There’s nothing better on a hot summer’s day than a scoop of nice, cold ice cream. That is, unless you suffer from sensitive teeth. If you do, eating cold foods like ice cream can cause you a lot of pain. There are many causes of sensitive teeth. Below, we’ve outlined a few of the most common ones.

1. Brushing your teeth too hard

It may come as a surprise that you could be brushing your teeth too intensely. After all, we tend to think that the harder we brush, the cleaner our teeth. In actuality, however, brushing your teeth too hard can wear away the protective layers of your teeth. Over time, this will expose the tiny hollow tubes that lead to your dental nerves. Once this happens, you’ll likely experience sensitivity to extreme temperatures as well as acidic and sticky foods. Luckily, switching to a softer tooth brush and treating your teeth more gently can go a long way toward preventing increased sensitivity.

2. Grinding your teeth

Grinding your teeth causes sensitivity similarly to how brushing your teeth too hard causes sensitivity: you wear away the protective layers of your teeth until your nerves are easily triggered. If you suspect you grind your teeth, you should see a dentist right away. A mouth guard can help to prevent further damage.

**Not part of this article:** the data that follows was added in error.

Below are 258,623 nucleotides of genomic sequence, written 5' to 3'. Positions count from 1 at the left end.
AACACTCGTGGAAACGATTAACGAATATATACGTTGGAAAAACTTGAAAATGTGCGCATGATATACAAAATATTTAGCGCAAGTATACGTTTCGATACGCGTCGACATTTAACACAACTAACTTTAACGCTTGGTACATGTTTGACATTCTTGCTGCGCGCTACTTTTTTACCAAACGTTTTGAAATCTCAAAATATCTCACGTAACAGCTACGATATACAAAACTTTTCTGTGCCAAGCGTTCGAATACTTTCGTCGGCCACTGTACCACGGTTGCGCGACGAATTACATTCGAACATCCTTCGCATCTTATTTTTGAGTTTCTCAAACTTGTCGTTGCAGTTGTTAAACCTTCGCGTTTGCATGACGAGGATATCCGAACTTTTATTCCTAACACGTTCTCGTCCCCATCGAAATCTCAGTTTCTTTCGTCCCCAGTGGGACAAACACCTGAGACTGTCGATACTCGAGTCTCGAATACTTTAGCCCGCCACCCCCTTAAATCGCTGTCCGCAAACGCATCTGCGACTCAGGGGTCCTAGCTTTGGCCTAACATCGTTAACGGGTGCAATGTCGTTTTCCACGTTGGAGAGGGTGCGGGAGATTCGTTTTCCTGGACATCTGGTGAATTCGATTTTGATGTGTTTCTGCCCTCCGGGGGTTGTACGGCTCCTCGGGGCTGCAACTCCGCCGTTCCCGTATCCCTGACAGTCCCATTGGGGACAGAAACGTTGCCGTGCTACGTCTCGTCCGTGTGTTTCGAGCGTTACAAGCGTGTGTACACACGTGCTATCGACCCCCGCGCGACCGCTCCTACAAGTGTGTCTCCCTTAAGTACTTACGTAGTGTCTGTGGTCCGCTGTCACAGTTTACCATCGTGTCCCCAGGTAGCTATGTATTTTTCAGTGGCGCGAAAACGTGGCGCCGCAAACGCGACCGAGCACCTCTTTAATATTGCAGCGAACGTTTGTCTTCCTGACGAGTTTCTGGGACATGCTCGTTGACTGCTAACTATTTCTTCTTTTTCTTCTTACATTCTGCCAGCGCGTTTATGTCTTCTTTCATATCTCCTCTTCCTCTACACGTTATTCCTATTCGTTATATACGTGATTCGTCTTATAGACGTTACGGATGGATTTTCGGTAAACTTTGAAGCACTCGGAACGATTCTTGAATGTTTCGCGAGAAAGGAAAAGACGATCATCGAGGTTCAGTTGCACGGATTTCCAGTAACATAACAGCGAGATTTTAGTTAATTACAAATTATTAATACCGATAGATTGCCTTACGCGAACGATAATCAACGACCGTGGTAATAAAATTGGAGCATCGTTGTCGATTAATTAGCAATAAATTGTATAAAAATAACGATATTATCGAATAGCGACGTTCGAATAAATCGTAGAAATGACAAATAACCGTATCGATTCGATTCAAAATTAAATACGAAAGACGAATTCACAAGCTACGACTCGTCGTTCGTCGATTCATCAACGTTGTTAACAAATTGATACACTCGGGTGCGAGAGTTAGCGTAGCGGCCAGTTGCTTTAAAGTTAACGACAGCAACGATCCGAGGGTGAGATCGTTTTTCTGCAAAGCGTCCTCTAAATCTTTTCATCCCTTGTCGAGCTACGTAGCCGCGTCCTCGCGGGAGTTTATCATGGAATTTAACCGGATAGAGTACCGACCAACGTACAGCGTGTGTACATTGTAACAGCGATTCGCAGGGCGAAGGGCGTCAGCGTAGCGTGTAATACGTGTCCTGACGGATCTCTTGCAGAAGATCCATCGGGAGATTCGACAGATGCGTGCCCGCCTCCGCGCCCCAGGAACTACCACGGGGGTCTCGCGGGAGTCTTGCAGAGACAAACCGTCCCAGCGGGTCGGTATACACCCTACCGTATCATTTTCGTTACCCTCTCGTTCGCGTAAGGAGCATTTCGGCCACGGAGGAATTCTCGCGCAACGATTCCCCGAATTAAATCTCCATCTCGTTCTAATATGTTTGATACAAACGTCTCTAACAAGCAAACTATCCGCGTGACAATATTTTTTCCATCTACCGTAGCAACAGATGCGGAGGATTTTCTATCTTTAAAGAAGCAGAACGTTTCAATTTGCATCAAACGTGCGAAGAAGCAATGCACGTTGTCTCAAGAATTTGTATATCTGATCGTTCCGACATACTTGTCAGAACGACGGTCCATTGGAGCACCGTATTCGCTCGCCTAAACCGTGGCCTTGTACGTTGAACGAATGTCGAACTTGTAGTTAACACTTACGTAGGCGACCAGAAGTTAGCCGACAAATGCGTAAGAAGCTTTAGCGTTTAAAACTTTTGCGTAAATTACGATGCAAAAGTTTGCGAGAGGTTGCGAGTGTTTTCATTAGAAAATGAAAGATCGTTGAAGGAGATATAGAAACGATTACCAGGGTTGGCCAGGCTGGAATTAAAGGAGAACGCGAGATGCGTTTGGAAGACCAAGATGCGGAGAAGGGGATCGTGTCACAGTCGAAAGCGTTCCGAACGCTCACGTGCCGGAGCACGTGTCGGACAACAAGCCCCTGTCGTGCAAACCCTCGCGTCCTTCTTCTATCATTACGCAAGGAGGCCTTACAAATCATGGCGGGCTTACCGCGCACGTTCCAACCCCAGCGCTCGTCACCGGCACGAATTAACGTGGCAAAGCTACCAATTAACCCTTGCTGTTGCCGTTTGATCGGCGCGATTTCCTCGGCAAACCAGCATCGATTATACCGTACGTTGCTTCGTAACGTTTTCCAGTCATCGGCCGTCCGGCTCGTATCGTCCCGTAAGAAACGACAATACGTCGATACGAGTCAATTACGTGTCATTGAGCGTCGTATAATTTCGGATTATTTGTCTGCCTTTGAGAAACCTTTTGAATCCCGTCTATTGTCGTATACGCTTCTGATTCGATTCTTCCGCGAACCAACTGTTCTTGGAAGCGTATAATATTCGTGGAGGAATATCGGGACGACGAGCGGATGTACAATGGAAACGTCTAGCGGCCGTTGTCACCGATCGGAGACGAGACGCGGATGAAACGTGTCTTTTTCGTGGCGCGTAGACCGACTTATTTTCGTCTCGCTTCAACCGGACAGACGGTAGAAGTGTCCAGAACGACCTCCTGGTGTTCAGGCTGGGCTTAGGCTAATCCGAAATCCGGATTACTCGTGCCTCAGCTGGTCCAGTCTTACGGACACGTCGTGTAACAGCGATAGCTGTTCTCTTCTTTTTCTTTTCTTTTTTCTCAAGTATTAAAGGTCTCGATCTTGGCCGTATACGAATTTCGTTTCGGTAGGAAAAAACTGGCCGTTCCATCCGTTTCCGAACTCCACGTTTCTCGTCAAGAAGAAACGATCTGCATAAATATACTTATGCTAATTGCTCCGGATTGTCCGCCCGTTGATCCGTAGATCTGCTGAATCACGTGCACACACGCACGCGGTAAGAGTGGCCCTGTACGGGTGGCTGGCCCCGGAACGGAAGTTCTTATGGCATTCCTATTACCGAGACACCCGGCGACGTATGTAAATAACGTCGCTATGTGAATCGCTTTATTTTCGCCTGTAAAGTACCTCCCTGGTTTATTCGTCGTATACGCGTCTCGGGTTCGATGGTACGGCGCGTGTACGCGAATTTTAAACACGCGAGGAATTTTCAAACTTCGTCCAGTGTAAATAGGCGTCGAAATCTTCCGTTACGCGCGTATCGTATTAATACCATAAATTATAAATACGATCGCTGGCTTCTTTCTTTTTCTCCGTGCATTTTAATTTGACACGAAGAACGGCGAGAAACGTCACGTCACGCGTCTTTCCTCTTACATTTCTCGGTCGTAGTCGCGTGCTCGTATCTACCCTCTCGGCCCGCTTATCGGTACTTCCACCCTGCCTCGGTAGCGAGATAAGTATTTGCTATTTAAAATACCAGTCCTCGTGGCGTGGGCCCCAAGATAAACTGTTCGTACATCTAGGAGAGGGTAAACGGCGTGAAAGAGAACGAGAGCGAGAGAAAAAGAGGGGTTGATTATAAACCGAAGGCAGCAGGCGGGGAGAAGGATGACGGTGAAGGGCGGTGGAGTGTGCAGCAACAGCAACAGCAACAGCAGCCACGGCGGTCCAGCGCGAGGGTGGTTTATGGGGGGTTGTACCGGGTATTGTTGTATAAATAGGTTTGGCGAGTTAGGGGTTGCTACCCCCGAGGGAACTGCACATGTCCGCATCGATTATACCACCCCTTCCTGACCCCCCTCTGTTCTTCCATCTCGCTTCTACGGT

3. Receding Gums

If your gums are receding, the sensitive roots of your teeth with be exposed. As a result, you’ll experience severe sensitivity. Receding gums can be caused by gum disease and grow more common with age. If you believe your gums are receding, you should see your dentist right away. He or she will develop a treatment plan to cure your gum disease and may also perform a procedure to seal your teeth.

If you’re suffering from sensitive teeth, be sure to mention it to your dentist. There may be fairly simple steps you can take to decrease your current sensitivity and to prevent further sensitivity in the future.

What to Do When You Crack a Tooth

May 21st, 2018
Easton Dentists May 21st, 2018

Ouch!

Chomp on something your tooth didn’t like? Or get hit in the mouth with a hockey puck?

If you think you may have a cracked tooth, or if you’re holding a piece of your tooth in your
hand, follow these steps!

1. Give us a call to schedule an appointment at 614-414-0111. Let us know about your emergency and we will make our best effort to see you right away! We always try to hold some appointments open for these occasions.

2. If there are tooth fragments that have fallen out, preserve them in a clean container with a moist solution (cold mik, water, saliva), and bring them in to your appointment.

3. Apply a cold pack to your jaw to lessen any pain and swelling.

4. If bleeding, bite down on a gauze pad or a moist tea bag until bleeding stops.

It is also possible to have a cracked tooth and not know it.

If you have any pain when biting down, or when eating something hot or cold, it’s best to get it checked out.

In order to prevent further damage to the tooth or an infection, it’s very important to correct a cracked tooth immediately. Don’t wait until the pain is unbearable. Let us help right away!